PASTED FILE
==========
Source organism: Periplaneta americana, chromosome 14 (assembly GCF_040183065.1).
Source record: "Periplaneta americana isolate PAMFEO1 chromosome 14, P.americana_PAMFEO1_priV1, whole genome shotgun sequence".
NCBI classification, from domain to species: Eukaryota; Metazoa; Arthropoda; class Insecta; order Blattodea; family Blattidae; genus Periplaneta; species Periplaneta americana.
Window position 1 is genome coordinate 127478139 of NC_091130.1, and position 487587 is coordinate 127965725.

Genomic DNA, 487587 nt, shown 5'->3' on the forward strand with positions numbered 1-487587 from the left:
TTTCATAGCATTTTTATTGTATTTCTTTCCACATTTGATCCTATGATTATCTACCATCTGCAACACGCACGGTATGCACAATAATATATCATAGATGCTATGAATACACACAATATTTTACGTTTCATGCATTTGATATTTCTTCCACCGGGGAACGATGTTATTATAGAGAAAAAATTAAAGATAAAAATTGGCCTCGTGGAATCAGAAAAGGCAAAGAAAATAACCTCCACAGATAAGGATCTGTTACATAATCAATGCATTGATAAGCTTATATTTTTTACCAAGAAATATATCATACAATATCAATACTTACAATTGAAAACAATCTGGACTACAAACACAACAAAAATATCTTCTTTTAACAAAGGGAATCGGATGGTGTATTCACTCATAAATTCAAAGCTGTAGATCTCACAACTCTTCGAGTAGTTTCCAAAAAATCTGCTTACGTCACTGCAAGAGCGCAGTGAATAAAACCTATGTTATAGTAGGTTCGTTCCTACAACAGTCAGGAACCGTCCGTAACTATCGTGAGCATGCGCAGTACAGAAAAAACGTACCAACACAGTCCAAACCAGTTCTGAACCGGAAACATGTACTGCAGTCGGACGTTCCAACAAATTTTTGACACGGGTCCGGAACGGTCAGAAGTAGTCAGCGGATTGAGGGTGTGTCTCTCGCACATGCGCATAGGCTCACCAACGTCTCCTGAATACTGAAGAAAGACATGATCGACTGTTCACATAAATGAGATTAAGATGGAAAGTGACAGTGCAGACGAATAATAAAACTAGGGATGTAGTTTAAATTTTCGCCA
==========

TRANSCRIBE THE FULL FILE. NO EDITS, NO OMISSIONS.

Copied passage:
Source organism: Periplaneta americana, chromosome 14 (assembly GCF_040183065.1).
Source record: "Periplaneta americana isolate PAMFEO1 chromosome 14, P.americana_PAMFEO1_priV1, whole genome shotgun sequence".
NCBI classification, from domain to species: Eukaryota; Metazoa; Arthropoda; class Insecta; order Blattodea; family Blattidae; genus Periplaneta; species Periplaneta americana.
Window position 1 is genome coordinate 127478139 of NC_091130.1, and position 487587 is coordinate 127965725.

Genomic DNA, 487587 nt, shown 5'->3' on the forward strand with positions numbered 1-487587 from the left:
TTTCATAGCATTTTTATTGTATTTCTTTCCACATTTGATCCTATGATTATCTACCATCTGCAACACGCACGGTATGCACAATAATATATCATAGATGCTATGAATACACACAATATTTTACGTTTCATGCATTTGATATTTCTTCCACCGGGGAACGATGTTATTATAGAGAAAAAATTAAAGATAAAAATTGGCCTCGTGGAATCAGAAAAGGCAAAGAAAATAACCTCCACAGATAAGGATCTGTTACATAATCAATGCATTGATAAGCTTATATTTTTTACCAAGAAATATATCATACAATATCAATACTTACAATTGAAAACAATCTGGACTACAAACACAACAAAAATATCTTCTTTTAACAAAGGGAATCGGATGGTGTATTCACTCATAAATTCAAAGCTGTAGATCTCACAACTCTTCGAGTAGTTTCCAAAAAATCTGCTTACGTCACTGCAAGAGCGCAGTGAATAAAACCTATGTTATAGTAGGTTCGTTCCTACAACAGTCAGGAACCGTCCGTAACTATCGTGAGCATGCGCAGTACAGAAAAAACGTACCAACACAGTCCAAACCAGTTCTGAACCGGAAACATGTACTGCAGTCGGACGTTCCAACAAATTTTTGACACGGGTCCGGAACGGTCAGAAGTAGTCAGCGGATTGAGGGTGTGTCTCTCGCACATGCGCATAGGCTCACCAACGTCTCCTGAATACTGAAGAAAGACATGATCGACTGTTCACATAAATGAGATTAAGATGGAAAGTGACAGTGCAGACGAATAATAAAACTAGGGATGTAGTTTAAATTTTCGCCA